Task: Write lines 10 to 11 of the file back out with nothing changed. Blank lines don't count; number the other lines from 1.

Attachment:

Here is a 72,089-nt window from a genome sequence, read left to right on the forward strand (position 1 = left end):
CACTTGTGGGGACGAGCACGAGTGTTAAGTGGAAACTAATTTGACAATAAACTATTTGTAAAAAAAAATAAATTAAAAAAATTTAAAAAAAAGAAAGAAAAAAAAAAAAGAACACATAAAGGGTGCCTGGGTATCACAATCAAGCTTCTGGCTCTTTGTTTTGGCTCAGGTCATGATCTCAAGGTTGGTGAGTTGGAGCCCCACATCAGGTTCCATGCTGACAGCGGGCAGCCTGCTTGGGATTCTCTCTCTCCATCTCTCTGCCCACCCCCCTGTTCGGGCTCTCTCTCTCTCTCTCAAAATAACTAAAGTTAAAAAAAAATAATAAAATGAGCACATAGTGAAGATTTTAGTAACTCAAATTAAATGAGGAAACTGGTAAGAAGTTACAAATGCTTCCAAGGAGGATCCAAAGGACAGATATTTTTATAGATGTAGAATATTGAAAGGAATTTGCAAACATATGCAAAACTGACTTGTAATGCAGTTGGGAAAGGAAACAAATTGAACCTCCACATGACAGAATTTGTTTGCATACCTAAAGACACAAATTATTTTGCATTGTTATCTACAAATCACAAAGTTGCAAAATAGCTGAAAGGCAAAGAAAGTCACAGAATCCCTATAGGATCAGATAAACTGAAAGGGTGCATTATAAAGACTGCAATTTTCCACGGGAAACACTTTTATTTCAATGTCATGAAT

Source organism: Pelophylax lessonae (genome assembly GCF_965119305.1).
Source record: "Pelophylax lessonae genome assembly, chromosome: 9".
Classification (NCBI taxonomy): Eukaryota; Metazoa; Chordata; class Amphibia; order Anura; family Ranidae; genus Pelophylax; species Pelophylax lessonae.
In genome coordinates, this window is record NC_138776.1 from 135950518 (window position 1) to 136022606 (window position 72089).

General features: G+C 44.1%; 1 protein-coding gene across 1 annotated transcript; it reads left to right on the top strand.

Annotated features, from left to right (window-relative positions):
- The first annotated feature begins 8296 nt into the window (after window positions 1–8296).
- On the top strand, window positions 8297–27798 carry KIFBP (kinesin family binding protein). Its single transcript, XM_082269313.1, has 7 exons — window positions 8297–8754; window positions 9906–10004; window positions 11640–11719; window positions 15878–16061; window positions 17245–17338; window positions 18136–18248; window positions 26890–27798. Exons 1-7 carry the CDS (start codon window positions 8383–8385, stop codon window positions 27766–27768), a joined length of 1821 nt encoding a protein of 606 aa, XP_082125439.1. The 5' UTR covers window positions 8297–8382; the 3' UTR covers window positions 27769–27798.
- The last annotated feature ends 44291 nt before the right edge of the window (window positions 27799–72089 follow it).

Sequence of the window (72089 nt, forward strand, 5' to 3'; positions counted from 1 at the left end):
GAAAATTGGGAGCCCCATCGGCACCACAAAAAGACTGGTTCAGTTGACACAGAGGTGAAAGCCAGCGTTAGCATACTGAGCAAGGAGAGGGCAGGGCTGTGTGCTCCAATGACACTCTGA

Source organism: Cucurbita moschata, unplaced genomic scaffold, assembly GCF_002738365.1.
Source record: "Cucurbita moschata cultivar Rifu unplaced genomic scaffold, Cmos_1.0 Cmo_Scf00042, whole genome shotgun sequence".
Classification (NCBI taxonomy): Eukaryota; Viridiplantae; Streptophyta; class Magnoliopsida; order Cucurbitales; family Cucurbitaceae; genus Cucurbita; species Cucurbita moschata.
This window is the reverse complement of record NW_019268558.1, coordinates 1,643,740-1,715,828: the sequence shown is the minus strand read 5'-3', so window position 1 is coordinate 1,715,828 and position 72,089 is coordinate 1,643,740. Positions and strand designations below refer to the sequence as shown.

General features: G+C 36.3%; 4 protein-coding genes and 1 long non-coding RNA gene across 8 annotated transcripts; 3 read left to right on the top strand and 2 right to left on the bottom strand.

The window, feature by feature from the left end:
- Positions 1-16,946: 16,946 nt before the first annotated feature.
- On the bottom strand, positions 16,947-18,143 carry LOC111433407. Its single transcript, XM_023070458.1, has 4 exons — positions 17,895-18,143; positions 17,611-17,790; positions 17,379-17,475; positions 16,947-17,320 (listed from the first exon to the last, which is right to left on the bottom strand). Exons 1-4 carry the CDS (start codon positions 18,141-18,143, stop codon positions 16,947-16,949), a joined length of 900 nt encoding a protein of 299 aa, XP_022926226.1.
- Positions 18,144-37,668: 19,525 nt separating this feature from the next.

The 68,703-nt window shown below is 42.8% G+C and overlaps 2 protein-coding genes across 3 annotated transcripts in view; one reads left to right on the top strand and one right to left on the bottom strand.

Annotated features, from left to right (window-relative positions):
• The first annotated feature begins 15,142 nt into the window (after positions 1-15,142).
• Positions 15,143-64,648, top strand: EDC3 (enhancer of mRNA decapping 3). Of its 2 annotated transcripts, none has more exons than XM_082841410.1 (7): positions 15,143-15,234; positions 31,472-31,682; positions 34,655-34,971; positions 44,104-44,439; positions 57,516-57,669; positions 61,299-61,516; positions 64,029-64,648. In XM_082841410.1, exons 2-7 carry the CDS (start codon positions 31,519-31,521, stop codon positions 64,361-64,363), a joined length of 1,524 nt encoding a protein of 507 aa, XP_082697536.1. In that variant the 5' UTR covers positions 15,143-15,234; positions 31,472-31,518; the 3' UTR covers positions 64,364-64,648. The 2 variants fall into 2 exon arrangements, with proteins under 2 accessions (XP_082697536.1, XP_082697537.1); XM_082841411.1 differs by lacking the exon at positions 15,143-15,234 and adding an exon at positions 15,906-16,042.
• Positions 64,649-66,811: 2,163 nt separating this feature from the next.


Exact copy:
- On the top strand, window positions 8297–27798 carry KIFBP (kinesin family binding protein). Its single transcript, XM_082269313.1, has 7 exons — window positions 8297–8754; window positions 9906–10004; window positions 11640–11719; window positions 15878–16061; window positions 17245–17338; window positions 18136–18248; window positions 26890–27798. Exons 1-7 carry the CDS (start codon window positions 8383–8385, stop codon window positions 27766–27768), a joined length of 1821 nt encoding a protein of 606 aa, XP_082125439.1. The 5' UTR covers window positions 8297–8382; the 3' UTR covers window positions 27769–27798.
- The last annotated feature ends 44291 nt before the right edge of the window (window positions 27799–72089 follow it).